New US System of College Ratings (Obama’s Proposal)

It is finally here! President Obama’s proposed system to rate colleges and universities in the US. Based primarily on educational outcomes and performance metrics, instead of research endeavors, the focus of other national and international rankings, this system will hopefully motivate institutions to look at how well they are serving society through their academic programs.

Review the press release/report which includes metrics proposed here: New college ratings framework-invitation-comment

Press releases:

Washington Post

Inside Higher Ed

US News and World Report

How China is Trying to Reverse its Brain Drain

This The Economist article describes efforts by Chinese government and universities to recruit and retain top notched nationals and foreigners into their talent pool as well as develop incentives and infrastructure (like this building at Tsinghua University). For economic development simple and straightforward. Impressive how this country identifies key challenges and addresses them.

Together with a group of colleagues/experts, I in some way have been contributing to this transformation the last 4 years through workshops and seminars on engineering curriculum innovation at Tsinghua University with deans, rectors and faculty from over 100 colleges of engineering. For more information on what we do, please go to or drop me an email (

How to Get More Female Computer Science Grads

 - Safia Abdalla, a freshman in the computer science program at Northwestern University - KENDALL KARMANIAN

In the US alone, there’s a 1.2 million demand for computer scientists/engineers. If more women were intrigued by the profession, they could help address the gap. But women only make 18% of CS/CE degrees. Recruiting and retention of women in male dominated careers is a problem worldwide. This Chicago Business article shares an approach to solving both the problem of recruiting and retention of women.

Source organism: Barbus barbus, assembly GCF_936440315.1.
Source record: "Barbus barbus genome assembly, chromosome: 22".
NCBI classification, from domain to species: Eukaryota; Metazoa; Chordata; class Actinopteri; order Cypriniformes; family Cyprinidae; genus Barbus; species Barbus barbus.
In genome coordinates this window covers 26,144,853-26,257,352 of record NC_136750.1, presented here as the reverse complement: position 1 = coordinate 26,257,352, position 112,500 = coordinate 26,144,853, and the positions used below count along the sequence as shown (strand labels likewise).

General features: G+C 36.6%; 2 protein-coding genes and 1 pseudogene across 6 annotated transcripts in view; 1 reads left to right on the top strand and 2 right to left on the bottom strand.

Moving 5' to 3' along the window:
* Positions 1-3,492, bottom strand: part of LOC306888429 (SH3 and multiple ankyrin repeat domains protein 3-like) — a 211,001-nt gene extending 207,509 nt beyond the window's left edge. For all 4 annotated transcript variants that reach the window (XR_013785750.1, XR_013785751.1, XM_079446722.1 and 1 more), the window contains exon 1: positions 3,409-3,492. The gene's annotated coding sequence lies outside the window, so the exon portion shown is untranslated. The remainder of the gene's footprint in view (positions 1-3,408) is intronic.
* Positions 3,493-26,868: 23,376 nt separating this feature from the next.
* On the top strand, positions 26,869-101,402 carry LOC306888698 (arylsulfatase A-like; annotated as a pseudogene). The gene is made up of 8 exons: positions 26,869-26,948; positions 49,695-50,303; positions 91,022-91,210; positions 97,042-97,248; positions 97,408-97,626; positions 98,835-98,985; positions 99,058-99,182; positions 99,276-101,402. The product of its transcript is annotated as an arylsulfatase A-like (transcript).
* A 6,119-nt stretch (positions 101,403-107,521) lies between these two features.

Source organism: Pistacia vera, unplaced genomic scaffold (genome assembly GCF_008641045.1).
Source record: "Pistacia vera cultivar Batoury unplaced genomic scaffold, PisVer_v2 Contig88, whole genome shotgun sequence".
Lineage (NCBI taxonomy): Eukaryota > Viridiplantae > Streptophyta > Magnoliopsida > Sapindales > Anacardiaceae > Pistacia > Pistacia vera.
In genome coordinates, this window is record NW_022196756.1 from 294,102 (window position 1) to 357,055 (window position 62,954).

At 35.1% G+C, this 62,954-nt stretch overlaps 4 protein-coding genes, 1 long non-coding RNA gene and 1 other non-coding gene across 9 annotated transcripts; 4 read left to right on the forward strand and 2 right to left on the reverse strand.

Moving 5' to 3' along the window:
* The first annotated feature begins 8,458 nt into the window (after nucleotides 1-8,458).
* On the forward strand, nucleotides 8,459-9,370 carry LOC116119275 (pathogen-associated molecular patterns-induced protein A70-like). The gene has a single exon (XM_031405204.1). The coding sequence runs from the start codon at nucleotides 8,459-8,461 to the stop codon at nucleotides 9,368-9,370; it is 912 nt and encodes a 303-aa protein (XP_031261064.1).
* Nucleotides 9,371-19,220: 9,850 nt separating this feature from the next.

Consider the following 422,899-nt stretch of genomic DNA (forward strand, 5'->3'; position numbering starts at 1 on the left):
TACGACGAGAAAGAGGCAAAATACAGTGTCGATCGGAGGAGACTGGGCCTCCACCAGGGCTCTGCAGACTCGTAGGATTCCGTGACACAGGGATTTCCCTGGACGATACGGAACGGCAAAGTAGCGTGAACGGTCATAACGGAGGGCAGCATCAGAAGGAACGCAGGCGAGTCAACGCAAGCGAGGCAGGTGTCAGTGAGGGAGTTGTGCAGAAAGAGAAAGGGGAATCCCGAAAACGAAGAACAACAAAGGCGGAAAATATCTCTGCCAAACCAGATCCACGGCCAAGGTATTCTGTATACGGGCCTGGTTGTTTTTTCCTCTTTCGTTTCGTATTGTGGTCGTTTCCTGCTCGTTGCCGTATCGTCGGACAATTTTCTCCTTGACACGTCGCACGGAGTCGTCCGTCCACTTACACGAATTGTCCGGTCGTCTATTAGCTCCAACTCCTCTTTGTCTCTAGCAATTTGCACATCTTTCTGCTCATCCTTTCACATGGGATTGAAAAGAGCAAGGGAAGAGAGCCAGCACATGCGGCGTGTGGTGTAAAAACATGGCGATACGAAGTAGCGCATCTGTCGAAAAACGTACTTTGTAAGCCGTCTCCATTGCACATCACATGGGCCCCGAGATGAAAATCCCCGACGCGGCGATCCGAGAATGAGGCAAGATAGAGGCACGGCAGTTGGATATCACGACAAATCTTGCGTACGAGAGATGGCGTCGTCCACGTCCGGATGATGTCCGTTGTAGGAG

In my experience at the University of Puerto Rico – Mayagüez (UPRM), where there are almost 40% of women in engineering, it takes a multi-pronged approach to bring in and retain women in engineering and computer science. You need to start as early as possible in making science and engineering attractive and non-stereotyped. “When gender perceptions and negative stereotypes towards women in mathematics and science are non-existent, the gender gap in performance seems to disappear.” according to a 2014 UPRM study. You need role models at all levels, including society. And most importantly, incorporating project-based learning is critical. Why the latter? Women’s perceptions, problem-solving approach and contributions make them feel valued. As Richard F. Baz from WPI reports, project-based learning has significantly more impact on women than on men. It appears that when women have connections with their environment they feel valued. Project-based learning allows students, especially women, to “build more intimate connections with people… because we were living with the people we were working with…”


The perfect human is Puerto Rican

Lueny Morell:

Why am I not surprised? And it is a PUERTORRICAN WOMAN!

Originally posted on Bits of DNA:

Recent news of James Watson’s auction of his Nobel Prize medal has unearthed a very unpleasant memory for me.

In March 2004 I attended an invitation only genomics meeting at the famed Banbury Center at Cold Spring Harbor Laboratory. I had heard legendary stories about Banbury, and have to admit I felt honored and excited when I received the invitation. There were rumors that sometimes James Watson himself would attend meetings. The emails I received explaining the secretive policies of the Center only added to the allure. I felt that I had received an invitation to the genomics equivalent of Skull and Bones.

Although Watson did not end up attending the meeting, my high expectations were met when he did decide to drop in on dinner one evening at Robertson house. Without warning he seated himself at my table. I was in awe. The table was round with seating for six, and Honest Jim sat down right across…

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